Media Day, at least for me, was almost totally about Randy Moss. When I finally got through security and made it to the field, the first tables I walked past were manned by Patrick Willis, NaVorro Bowman, Donte Whitner, Carlos Rogers, Vernon Davis and Jim Harbaugh. I’ve seen the first four guys speak to the media on several occasions this season, and the last two mentioned had crowds so large surrounding them that I’d need to stand on bleachers 20 feet away to get a clear view.
So I kept walking, and saw Moss sitting at the next table. Since Colin Kaepernick’s table was next and had a crowd as big as Harbaugh’s, I wandered over to see what Moss, who almost never speaks to the media, had on his mind. Then I stayed for over a half hour, because he kept saying interesting things. No wonder he rarely opens up, because he can’t help himself from being honest. And we don’t like our superstars to be honest, we like them to be gracious, funny, humble, confident, and perfect.
“I do think I’m the greatest receiver to ever do it,” said Moss.
Even better than Jerry Rice, who some call the best player in NFL history?
The quotes went national before the 49ers’ portion of Media Day concluded. Not surprisingly, many people — 49ers fans, especially — have a strong opinion on what Moss said.
While I don’t necessarily agree with Moss’ assertion, watching him speak in person and qualify his comments with his own line of reasoning causes me to pause before calling him delusional or egotistical. Okay, he probably has an incredibly large ego, as does Rice, who responded to Moss’ comments:
“I’m very surprised Randy Moss used that in those words, that he’s the greatest,” Rice said on ESPN’s NFL Live. “You’d never hear me say I’m the greatest football player to ever play the game. I let my body of work speak for itself, and I think I was able to be very productive on the football field.”
“I don’t really live on numbers. I really live on impact and what you’re able to do out on that field. I really do think I’m the greatest receiver to play this game,” said Moss, who allowed that he probably let some catches, yards and touchdowns slip away earlier in his career.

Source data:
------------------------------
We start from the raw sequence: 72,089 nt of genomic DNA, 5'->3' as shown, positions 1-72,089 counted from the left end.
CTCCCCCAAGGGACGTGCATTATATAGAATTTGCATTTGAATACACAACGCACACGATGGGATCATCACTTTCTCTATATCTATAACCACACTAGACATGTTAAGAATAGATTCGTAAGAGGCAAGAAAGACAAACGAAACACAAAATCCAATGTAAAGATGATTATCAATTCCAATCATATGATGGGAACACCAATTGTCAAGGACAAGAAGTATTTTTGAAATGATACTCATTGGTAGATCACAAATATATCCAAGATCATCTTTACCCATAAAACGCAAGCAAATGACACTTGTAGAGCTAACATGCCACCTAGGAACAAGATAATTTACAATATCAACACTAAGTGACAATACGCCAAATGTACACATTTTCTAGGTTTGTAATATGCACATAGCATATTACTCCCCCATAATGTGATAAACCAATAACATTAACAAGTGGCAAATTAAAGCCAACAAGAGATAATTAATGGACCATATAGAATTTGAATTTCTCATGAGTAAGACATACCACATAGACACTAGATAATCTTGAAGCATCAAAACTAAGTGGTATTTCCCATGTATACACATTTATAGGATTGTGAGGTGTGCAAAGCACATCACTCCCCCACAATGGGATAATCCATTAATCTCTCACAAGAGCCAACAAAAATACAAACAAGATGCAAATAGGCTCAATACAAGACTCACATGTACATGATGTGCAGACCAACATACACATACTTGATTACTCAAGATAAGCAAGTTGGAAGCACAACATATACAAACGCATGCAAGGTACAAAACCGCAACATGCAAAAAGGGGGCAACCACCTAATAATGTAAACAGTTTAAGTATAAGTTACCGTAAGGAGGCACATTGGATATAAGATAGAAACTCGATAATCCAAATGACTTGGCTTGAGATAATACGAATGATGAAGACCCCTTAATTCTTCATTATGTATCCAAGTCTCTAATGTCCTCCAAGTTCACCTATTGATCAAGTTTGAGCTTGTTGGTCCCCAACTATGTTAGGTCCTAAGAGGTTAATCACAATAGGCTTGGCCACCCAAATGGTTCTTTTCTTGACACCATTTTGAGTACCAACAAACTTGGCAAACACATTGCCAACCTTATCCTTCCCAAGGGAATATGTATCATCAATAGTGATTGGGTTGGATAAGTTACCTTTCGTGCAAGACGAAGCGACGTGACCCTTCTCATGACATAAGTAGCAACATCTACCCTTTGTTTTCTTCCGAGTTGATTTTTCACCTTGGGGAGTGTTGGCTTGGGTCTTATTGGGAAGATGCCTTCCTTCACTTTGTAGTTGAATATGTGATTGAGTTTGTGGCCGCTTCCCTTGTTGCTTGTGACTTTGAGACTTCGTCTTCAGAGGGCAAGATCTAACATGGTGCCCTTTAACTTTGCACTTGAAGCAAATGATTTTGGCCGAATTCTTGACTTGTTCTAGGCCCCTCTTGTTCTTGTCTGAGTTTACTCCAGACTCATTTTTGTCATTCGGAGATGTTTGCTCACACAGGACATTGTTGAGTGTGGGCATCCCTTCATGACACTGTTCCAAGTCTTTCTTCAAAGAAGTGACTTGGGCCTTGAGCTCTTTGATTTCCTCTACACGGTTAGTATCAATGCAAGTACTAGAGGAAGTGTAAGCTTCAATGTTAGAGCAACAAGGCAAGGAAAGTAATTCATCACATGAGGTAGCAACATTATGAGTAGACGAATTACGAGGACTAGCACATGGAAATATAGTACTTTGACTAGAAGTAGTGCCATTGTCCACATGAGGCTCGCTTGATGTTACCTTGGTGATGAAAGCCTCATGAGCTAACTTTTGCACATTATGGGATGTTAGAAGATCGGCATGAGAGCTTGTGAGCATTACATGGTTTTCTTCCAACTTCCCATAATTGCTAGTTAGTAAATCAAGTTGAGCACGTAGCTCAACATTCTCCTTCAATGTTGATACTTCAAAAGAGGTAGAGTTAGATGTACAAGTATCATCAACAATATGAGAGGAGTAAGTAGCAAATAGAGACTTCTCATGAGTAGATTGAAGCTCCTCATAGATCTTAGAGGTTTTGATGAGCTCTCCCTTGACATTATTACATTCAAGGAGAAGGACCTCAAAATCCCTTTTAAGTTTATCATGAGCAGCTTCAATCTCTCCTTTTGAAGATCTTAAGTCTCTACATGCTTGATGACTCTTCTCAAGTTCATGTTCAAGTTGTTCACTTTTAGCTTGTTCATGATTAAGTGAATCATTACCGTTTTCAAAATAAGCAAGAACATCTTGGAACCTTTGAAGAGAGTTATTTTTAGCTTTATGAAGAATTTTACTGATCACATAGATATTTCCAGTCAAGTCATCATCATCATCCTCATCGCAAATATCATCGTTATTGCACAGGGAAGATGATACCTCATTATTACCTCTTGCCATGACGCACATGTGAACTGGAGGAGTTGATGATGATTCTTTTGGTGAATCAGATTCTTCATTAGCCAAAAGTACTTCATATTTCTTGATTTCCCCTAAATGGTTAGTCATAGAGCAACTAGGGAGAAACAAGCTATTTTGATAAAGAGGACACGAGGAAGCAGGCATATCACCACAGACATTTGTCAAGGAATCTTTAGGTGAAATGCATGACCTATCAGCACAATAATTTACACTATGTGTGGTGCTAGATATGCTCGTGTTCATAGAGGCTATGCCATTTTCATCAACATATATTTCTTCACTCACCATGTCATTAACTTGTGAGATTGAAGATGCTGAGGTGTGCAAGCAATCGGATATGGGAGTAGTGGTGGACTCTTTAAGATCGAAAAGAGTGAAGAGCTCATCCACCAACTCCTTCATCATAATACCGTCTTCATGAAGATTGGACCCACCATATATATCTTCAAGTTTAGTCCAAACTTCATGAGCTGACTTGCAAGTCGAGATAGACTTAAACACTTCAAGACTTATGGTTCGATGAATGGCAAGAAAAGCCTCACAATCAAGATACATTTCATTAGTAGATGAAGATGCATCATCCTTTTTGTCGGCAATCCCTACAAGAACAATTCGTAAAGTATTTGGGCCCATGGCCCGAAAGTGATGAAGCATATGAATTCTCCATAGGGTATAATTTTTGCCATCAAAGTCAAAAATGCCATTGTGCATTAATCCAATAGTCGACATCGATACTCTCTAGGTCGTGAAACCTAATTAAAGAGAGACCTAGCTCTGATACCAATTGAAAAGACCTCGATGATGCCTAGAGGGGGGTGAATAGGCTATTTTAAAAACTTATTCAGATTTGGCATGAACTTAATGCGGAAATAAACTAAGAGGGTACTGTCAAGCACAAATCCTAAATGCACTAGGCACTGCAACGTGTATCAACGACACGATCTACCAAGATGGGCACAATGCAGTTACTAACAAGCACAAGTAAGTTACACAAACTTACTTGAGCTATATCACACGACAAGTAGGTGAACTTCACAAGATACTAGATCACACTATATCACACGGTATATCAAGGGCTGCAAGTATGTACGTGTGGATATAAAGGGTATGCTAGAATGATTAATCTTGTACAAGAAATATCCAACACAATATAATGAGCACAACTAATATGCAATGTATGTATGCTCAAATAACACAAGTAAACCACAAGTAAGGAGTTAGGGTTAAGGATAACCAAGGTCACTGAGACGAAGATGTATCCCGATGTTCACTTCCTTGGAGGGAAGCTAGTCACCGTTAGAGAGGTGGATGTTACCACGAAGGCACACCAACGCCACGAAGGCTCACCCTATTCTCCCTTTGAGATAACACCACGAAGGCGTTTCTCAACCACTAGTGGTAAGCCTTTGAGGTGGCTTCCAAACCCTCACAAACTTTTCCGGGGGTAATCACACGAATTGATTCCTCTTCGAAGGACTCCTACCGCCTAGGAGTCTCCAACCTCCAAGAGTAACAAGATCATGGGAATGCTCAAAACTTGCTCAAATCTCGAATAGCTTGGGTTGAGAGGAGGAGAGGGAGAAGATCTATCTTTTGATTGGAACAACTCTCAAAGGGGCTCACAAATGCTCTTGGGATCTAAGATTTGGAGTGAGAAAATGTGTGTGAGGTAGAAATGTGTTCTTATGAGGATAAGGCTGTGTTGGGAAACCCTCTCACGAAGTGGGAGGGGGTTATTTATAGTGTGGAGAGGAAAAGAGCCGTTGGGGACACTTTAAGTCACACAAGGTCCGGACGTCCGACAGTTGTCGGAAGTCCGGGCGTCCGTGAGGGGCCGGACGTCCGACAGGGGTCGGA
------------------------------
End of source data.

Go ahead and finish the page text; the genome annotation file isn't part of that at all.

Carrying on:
“Now … my focus is somewhere that I really haven’t seen it,” he said. “It wasn’t like that earlier in my career. I think my preparation and my focus, if I would’ve put that much effort back in the day, it might have been different.”
“Back when Jerry was playing, and no disrespect to Jerry Rice because he’s arguably the greatest. But for me to be able to go out here and change and revolutionize the game from a single safety to a cover-2 safety, dropping three guys deep, dropping four guys deep, and still be able to make it happen? That’s why I really hold my hat on that, that I really feel in my heart and mind that I’m the greatest receiver to play this game.”
If Moss had Rice’s work ethic and perfectionistic nature, I believe he would have ended his career with numbers that rivaled or in some cases even surpassed No. 80. But he didn’t. Moss played terribly as a 33-year-old and sat out when he was 34. Rice played until he was 42 and amassed 1,211 yards for the Raiders in 2002 when he was 40.
As brash as Moss can sound, there always seems like there’s something nagging at him that he wishes he could’ve done better. Many thought that he didn’t care about walking away from the game a year ago. Then he came to the 49ers because, in his words, ”I love this game of football so much.” He repeatedly talked about wishing he could just be “normal” during Tuesday’s session, and why he doesn’t talk to the media all that much … but he probably was the chattiest 49er in the Superdome. I probably would’ve stayed and listened to Moss until the end of Media Day, except after Chris Berman trespassed around the barrier surrounding Moss’ table I looked at the scoreboard and realized there was only five minutes left and Berman (Chris, not me) was probably going to take up all of that time.
I don’t think Moss is a jerk, and I don’t think he is Rice’s equal either. He is certainly interesting, though.